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Putnam First Budget: $10.4 Million Expense Increase

/ The Upper Cumberland's News Leader
Putnam First Budget: $10.4 Million Expense Increase

Putnam County’s first budget proposal shows an increase in expenses of some $10.4 million.

County Mayor Randy Porter shared the roughly $58.4 million in department head requests with the County Budget Committee Monday night.

“Just remember, it’s a process,” Porter said. “We always make it. We’ll just have to work through it. Don’t get aggravated, don’t get upset. Don’t get discouraged. It’ll work itself out. The number in the beginning is always big, and it wills itself down as we get closer to the end.”

Porter said he made no changes and no recommendations on the department head requests in this first version. Committee members will meet with department heads in the coming weeks.

About half of the increase expense comes from 93 new employees at a price tag of some $5.4 million. That includes some $3.76 million in salaries combined with $1.72 million in benefits. 60 new employees are needed for the expanded justice center. EMS is requesting 12 new employees with 11 new staffers in the Sheriff’s Department and three requested for the fire department.

Porter said inflation showed up everywhere across the budget, with 10 to 20 percent increases on items ranging from food costs, office supplies, vehicle parts, to building supplies.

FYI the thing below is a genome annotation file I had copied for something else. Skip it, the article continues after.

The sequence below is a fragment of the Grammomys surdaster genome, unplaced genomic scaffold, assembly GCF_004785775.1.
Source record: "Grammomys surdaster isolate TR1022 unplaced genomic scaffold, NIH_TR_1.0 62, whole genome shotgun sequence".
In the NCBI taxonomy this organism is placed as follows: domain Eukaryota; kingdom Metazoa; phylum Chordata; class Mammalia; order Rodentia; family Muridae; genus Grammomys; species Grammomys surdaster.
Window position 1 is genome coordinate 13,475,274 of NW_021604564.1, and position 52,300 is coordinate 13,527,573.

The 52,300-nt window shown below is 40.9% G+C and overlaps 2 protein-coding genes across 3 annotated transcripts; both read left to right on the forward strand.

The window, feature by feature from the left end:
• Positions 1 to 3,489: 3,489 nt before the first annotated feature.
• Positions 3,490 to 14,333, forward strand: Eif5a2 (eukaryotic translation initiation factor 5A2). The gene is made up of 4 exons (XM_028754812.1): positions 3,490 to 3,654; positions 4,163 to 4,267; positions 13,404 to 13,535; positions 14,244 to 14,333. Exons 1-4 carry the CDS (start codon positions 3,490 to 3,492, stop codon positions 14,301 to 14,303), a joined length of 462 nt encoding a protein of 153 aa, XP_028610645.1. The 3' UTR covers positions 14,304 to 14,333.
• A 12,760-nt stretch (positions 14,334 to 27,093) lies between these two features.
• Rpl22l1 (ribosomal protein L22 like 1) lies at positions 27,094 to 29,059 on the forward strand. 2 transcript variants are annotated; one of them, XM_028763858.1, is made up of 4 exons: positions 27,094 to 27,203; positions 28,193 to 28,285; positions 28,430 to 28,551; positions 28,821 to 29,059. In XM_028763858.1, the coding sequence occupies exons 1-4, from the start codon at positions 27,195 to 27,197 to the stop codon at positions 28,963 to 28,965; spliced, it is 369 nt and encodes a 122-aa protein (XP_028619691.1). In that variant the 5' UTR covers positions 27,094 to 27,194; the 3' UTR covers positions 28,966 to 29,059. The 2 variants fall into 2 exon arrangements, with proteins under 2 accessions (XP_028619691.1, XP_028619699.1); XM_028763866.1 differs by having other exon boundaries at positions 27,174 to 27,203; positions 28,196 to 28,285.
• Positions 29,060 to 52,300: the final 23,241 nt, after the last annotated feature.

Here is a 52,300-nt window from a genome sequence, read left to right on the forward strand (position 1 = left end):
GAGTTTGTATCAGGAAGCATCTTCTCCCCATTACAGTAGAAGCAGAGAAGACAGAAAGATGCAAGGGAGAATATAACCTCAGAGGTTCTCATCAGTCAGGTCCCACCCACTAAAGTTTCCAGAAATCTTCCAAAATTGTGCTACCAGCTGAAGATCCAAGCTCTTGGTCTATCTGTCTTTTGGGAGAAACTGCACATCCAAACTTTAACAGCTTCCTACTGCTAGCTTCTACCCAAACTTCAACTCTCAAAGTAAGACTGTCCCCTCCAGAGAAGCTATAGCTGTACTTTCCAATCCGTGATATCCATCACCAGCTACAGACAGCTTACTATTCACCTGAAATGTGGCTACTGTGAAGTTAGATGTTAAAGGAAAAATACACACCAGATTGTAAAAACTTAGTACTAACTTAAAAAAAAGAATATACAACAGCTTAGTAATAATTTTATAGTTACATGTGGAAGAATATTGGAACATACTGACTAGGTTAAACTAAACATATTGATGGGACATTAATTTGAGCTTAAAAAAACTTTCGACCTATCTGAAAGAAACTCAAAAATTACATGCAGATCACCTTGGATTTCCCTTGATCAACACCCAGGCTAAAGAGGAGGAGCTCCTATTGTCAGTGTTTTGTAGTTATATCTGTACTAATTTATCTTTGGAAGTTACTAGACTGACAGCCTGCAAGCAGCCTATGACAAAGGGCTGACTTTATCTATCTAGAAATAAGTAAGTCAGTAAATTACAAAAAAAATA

The Solid Waste Department budget is up about $6.9 million, in large part, due to growth in the community.

“We’ve been increasing about 10 percent every year,” Porter said. “When solid Waste is garbage increases, so does our tipping fees. So out of that half a million, you’ll probably see three or $400,000 increase in their revenue to balance out.”
The county will get more information on property tax revenues later this week, but will not have revenue projections for roughly three weeks.

Debt service will decrease in the new budget as will the capital projects fund, based on first projections.

“The big part of capital projects is going to be the solid waste,” Porter said. “Then after that, as you’ll see, once we do capital projects, when I do that presentation at a future meeting, we’ve done most of all the roofs and all that kind of stuff.”

Porter said the county should benefit from increased interest on his investments. The state is also paying for School Resource Officers going forward.


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